So far, the BBFC has rated a massive 132 videos from the estimated 10 million plus music videos (about one third of videos on YouTube are music videos of one type or another; Quora estimates there's more than 80 million videos on the service).

I'm assuming the idea is that you're so unlikely to find an age rating on a video that you'd forget the way your workaround the requirement to prove your age by the next time you come across one.

The equally vapid labelling will apply to Vevo as well.

Sunday, August 16, 2015

Managerobit: Jazz Summers

Jazz Summers, manager and label owner, has died.

There's a statement from his company, Big Life management:

Jazz Summers, the legendary music manager, has died aged seventy-one. He had been living with lung cancer for over two years. The music industry has lost one of its most vibrant, most notorious and most brilliant characters. A champion of new music, a non-conformist and a visionary, Jazz Summers will be greatly missed.

Jazz Summers was a master of artist development. His ability to hear a song and recognize its power and potential brought him huge success across several decades.

Jazz managed Wham!, Lisa Stansfield, Soul II Soul, The Verve, Badly Drawn Boy, Snow Patrol, Klaxons, La Roux, Scissor Sisters and London Grammar among many others.

His artists have sold over sixty million albums and seventy two million singles around the world including over one hundred Top 40 hits in the past forty years.

Jazz was born on March 15th 1944. He enrolled in military school aged twelve and joined the army aged fifteen. He served as a radiographer, spending time in Hong Kong and Malaysia.

In 1985, in partnership with Simon Napier-Bell, Jazz helped Wham! to become the first western pop group to tour China. Summers was crucial in breaking the band in America and established a reputation as an expert in the American market. A reputation that would be strengthened by his work with Snow Patrol and La Roux.

Summers formed his own management company Big Life in partnership with Tim Parry in 1986. They also ran Big Life Records, which featured hundreds of releases from artists including The Orb, Yazz, Coldcut, De La Soul and The Soup Dragons.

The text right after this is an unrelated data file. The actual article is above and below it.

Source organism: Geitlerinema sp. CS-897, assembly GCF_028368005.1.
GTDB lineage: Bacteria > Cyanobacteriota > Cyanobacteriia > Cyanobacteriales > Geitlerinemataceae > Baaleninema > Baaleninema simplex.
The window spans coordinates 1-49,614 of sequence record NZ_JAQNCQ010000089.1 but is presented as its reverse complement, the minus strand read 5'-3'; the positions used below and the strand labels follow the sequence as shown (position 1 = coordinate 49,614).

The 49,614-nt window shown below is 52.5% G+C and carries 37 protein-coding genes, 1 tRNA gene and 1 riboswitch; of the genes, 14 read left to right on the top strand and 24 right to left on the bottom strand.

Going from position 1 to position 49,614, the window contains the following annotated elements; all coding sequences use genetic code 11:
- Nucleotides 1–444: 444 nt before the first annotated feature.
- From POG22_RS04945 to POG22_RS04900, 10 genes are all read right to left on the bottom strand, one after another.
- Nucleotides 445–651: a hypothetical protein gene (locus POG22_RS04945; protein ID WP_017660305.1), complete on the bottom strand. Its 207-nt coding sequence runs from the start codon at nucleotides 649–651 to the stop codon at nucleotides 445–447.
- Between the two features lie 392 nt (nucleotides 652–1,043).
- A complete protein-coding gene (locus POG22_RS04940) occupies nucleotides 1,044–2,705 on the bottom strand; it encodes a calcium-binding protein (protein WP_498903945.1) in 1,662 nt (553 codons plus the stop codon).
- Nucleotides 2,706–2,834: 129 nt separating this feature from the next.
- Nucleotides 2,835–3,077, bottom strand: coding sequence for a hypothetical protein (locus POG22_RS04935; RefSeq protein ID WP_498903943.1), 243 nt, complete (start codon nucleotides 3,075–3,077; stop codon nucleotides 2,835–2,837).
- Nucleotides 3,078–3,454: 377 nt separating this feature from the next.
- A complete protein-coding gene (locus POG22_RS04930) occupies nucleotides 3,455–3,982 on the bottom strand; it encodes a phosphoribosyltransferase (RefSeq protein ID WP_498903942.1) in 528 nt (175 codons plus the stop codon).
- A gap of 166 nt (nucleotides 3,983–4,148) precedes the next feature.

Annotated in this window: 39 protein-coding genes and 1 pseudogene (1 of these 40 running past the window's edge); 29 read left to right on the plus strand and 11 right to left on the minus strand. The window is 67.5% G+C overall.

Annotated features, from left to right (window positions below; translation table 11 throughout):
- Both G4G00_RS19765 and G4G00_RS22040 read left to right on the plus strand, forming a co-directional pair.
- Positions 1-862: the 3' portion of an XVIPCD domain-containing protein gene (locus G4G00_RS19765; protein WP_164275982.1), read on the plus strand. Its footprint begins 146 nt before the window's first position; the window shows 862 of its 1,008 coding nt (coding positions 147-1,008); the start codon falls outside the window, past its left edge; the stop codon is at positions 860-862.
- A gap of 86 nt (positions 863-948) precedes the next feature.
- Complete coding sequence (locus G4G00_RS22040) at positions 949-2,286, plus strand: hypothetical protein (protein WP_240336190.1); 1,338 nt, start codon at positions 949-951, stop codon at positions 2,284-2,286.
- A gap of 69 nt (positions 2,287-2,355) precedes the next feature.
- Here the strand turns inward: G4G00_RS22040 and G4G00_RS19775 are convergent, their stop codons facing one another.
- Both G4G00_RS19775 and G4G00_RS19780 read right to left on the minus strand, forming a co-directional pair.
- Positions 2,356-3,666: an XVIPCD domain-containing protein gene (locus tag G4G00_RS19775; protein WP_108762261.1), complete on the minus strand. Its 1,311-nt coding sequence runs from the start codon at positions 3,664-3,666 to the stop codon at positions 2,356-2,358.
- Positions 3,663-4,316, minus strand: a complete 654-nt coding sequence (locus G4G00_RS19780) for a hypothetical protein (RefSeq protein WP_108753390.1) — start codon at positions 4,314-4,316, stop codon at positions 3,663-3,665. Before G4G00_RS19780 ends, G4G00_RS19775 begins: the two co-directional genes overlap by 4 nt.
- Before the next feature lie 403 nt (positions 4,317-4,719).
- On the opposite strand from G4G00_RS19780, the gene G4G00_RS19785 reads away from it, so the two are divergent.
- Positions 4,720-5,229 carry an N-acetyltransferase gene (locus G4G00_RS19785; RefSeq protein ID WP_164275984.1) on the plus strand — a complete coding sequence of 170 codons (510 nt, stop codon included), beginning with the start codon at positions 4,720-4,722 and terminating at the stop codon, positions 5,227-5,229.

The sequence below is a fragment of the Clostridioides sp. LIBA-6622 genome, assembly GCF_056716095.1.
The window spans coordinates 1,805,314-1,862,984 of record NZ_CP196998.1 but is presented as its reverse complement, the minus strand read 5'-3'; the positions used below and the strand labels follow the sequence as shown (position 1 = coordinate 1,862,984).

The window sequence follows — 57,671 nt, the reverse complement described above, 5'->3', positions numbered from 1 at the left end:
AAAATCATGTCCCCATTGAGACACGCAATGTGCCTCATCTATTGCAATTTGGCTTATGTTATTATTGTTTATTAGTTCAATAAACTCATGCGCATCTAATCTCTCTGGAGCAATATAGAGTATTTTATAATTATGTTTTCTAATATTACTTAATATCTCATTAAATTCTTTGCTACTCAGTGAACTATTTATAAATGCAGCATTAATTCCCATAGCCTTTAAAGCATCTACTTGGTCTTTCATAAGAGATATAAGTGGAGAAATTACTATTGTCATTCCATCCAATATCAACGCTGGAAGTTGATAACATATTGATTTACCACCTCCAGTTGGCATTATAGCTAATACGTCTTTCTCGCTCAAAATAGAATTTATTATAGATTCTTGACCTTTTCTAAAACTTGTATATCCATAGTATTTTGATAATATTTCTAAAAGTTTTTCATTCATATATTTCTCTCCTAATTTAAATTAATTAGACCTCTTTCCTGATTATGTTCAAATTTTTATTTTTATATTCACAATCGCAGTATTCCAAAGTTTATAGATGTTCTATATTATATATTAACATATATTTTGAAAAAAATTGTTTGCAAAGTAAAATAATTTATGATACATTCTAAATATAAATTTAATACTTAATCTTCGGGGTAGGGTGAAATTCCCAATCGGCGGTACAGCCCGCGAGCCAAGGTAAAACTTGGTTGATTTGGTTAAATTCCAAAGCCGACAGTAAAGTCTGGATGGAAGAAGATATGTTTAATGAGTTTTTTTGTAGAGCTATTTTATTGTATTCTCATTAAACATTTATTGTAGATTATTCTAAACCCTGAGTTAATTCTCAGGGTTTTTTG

In 2003, Jazz was awarded the prestigious Peter Grant Award and in 2007, the Strat Award at the Music Week Awards.

Big Life will celebrate its 30th anniversary next year. It continues to prosper.

Summers was an active campaigner for artists’ rights. As chairman of the MMF (Music Managers’ Forum) he was vocal in many issues affecting artists, including the extension of copyright, secondary ticketing, and VPL. He was also prominent in setting up the Featured Artists’ Coalition and Julie’s Bicycle, a not-for-profit organisation working on sustainability in the creative industries.

In September 2013 Summers’ autobiography ‘Big Life’ was published to critical acclaim.

Jazz is survived by his wife Dianna, his daughters Katie, Rio and Georgia, his granddaughters Claire, Lila and Rose and his brother Don.
It wasn't, naturally, all clambering up the ladders - in 1999, the Big Life record label went into receivership and was eventually purchased by Universal. But before they folded, they released Mega City 4 and KMFDM records, and anyone would be happy with that.

And while 'taking Wham to China' might not sound very much of a big deal, it's worth recalling what a huge coup that was at the time (one minute in):

This week just gone

On this day: Most read-pieces

2014: Jonathan Ross picks up swing shifts at Radio 2; Mail goes into meltdown
2013: One Direction fans fly into panic when similarities between Best Song Ever and Baba O'Riley
2012: Lennon's house goes on the market for £15million. Imagine, eh?
2011: Vampire Weekend released from cover copyright spat
2010: Stonewall's idea of a gay icon is Will Young

These were the new releases:

Robyn & La Bagatelle Magique - Love Is Free

Iris Dement - The Trackless Woods

Download The Trackless Woods

HolySiz - My Name Is

Download My Name Is

Mac DeMarco - Another One

Download Another One

Titus Andronicus - The Most Lamentable Tragedy

Jesus And Mary Chain - Psychocandy Live

Download Psychocandy Live

Ivy Levan - No Good

Download No Good